A Quick Guide to ‘Best Before’ Dates

According to one of the UK's supermarkets over 55% of us throw away anything that is past its Best Before date! What an enormous waste we say, especially when the food that has been thrown away has been lovingly and intelligently made by the hand of a highly skilled cheese maker; or in otherwords 'cheese'. If a cheese is thrown away in the days after its Best Before date then two heinous acts are committed: firstly all of that hard work and care that the producer has put in are in vain and secondly a perfectly good and healthy cheese, most likely in the very peak of its condition is lost.

To clarify the different kinds of dates on foods here is a short breakdown:

A Sell By or Display Until date is only for use by the retailer to inform their own stock management and is not in any way relevant to the consumer.

A Use By date signifies the end of the period after which the food should not be consumed because of health and safety reasons. Cheeses aren't normally given a 'Use By' date apart from some fresh cheeses such as Ricotta and Bocconcinni, which therefore, technically, shouldn't be consumed past this date.

The Best Before date signifies the end of the period during which the food, if stored in accordance with the stated storage conditions, will retain its specific qualities as promised by the retailer. Most cheeses are coded with a Best Before date so when and whether to eat it is therefore a decision for the consumer. Moulds added to cheese to either create their rind, change their colour, taste or texture, will continue to grow but that doesn't mean the cheese is not in great health. Indeed many cheeses simply get better and better with age. Most naturally occurring moulds that grow after a Best Before date caneither be simply scraped or cut off.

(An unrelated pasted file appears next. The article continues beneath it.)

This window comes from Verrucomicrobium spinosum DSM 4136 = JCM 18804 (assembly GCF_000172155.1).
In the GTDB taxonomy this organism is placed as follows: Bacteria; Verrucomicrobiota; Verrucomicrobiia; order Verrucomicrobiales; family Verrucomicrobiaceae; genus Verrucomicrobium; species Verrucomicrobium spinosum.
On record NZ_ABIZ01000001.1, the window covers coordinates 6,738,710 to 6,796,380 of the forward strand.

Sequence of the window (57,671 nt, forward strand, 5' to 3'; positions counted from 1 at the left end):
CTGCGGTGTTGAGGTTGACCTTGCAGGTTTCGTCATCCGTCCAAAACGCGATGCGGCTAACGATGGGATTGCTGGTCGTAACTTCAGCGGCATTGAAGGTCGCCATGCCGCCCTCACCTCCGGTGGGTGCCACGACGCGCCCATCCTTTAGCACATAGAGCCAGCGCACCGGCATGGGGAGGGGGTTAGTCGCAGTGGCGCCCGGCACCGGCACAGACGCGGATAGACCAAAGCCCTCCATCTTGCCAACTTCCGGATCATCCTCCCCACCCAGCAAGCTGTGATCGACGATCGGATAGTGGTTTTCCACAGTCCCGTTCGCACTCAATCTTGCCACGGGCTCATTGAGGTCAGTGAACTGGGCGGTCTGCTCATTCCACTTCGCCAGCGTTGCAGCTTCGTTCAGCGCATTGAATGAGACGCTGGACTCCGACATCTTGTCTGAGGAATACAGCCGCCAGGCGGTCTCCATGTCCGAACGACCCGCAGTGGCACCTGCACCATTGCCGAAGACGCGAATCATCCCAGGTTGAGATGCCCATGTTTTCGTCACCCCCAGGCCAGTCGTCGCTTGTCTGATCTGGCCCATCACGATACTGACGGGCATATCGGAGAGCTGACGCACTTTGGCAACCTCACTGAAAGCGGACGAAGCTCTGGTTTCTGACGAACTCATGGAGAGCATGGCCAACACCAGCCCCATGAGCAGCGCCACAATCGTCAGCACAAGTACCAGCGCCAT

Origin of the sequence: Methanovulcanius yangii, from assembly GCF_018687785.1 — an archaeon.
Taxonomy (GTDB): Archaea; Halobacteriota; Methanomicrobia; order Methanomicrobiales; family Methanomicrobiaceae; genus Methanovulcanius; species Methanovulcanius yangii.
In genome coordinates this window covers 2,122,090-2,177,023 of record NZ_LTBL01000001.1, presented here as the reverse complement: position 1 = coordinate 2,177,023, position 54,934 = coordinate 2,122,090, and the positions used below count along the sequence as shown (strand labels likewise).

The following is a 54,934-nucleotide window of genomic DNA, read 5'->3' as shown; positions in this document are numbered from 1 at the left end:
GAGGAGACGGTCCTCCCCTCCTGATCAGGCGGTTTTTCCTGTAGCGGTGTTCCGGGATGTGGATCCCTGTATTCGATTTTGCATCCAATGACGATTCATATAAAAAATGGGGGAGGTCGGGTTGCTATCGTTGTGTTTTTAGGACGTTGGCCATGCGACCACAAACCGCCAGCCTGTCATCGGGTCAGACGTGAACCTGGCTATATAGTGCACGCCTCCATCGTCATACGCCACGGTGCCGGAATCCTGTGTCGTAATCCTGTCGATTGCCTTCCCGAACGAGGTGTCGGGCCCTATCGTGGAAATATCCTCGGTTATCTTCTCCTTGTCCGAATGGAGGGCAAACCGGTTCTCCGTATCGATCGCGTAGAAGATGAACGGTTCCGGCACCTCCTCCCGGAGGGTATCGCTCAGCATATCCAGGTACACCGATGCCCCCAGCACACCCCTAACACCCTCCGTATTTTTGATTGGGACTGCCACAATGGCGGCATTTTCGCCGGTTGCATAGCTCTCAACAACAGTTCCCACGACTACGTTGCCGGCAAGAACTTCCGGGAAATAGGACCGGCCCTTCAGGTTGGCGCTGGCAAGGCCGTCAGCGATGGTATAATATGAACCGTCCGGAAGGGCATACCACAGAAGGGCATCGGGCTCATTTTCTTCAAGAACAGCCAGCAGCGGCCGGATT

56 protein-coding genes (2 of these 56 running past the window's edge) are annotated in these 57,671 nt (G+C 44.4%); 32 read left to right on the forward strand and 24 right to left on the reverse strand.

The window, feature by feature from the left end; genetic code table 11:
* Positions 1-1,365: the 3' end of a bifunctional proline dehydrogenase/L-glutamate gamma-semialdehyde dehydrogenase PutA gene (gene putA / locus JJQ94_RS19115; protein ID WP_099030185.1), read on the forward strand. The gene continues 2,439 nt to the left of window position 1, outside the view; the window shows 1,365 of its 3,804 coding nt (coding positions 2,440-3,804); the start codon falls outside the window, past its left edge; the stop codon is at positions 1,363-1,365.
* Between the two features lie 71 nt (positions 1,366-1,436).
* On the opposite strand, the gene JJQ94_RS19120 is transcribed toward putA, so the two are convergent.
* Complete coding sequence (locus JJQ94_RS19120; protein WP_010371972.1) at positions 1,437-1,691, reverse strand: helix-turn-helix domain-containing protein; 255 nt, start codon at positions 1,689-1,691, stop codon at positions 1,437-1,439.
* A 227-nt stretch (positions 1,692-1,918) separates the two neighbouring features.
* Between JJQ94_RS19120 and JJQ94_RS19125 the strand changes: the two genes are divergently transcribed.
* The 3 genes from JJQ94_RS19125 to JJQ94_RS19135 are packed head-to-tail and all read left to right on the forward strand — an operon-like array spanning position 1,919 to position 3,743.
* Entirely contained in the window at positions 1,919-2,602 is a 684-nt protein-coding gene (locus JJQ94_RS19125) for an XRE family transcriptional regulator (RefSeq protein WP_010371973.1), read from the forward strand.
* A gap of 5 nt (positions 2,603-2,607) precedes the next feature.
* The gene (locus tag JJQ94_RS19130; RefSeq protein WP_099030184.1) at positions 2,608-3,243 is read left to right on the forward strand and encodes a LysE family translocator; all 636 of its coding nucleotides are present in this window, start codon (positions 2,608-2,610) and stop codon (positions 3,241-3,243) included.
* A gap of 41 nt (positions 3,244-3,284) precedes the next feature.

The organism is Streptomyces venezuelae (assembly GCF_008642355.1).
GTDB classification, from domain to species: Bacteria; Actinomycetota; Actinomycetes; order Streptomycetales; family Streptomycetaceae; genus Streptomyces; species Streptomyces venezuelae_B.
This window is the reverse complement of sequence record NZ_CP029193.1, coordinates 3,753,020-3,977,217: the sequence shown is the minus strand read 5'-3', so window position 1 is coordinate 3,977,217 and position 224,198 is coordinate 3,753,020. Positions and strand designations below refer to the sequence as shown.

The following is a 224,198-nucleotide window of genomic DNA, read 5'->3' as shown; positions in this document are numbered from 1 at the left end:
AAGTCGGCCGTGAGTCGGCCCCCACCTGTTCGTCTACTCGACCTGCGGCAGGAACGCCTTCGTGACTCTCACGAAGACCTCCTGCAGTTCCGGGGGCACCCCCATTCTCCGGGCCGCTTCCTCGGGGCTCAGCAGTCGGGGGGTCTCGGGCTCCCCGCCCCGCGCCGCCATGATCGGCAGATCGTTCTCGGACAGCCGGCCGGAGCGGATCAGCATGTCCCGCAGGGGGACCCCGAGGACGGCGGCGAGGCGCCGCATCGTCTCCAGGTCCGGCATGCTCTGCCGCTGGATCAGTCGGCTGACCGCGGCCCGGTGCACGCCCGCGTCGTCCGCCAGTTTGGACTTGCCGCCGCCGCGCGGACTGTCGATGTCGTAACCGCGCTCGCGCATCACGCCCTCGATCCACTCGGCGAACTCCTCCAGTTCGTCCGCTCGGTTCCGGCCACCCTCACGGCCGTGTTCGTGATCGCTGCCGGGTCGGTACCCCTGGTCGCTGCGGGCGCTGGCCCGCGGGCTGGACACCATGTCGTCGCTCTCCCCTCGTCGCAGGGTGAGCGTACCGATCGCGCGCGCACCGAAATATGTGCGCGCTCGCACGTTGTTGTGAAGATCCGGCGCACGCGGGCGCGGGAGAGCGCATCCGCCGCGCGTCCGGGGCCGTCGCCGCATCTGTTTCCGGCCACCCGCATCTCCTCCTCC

Hard cheeses such as Cheddar and Parmesan can have a Best Before date of up to or more than 12 months. Soft Cheeses, washed rind cheeses and soft goat's cheeses tend to have shorter Best Before dates because as they mature throughout their life-span, they become softer and creamier with a more developed flavour as they age. If that flavour, for example in the case of goat's cheese, is a strong one anyway, they can become almost too strong sometimes with different tastes such as ammonia if they are eaten too long after their Best Before date.

However most soft cheeses, blue cheeses and washed rind cheeses remain in great condition well after their Best Before date has expired and simply continue to mature. For this reason, they are at their peak close to their Best Before date. When buying soft cheeses or washed rind cheeses try to select cheese with a Best Before that is close to its date when you will be serving to get the best out of them.

Our policy at Pong is to send soft cheeses out with NO LESS than seven days Best Before on them; we feel this is the best compromise between the cheese being in great condition for eating but long enough to delay eating if it's not for immediate use. Blue and hard cheeses are sent out with more than three weeks Best Before on them.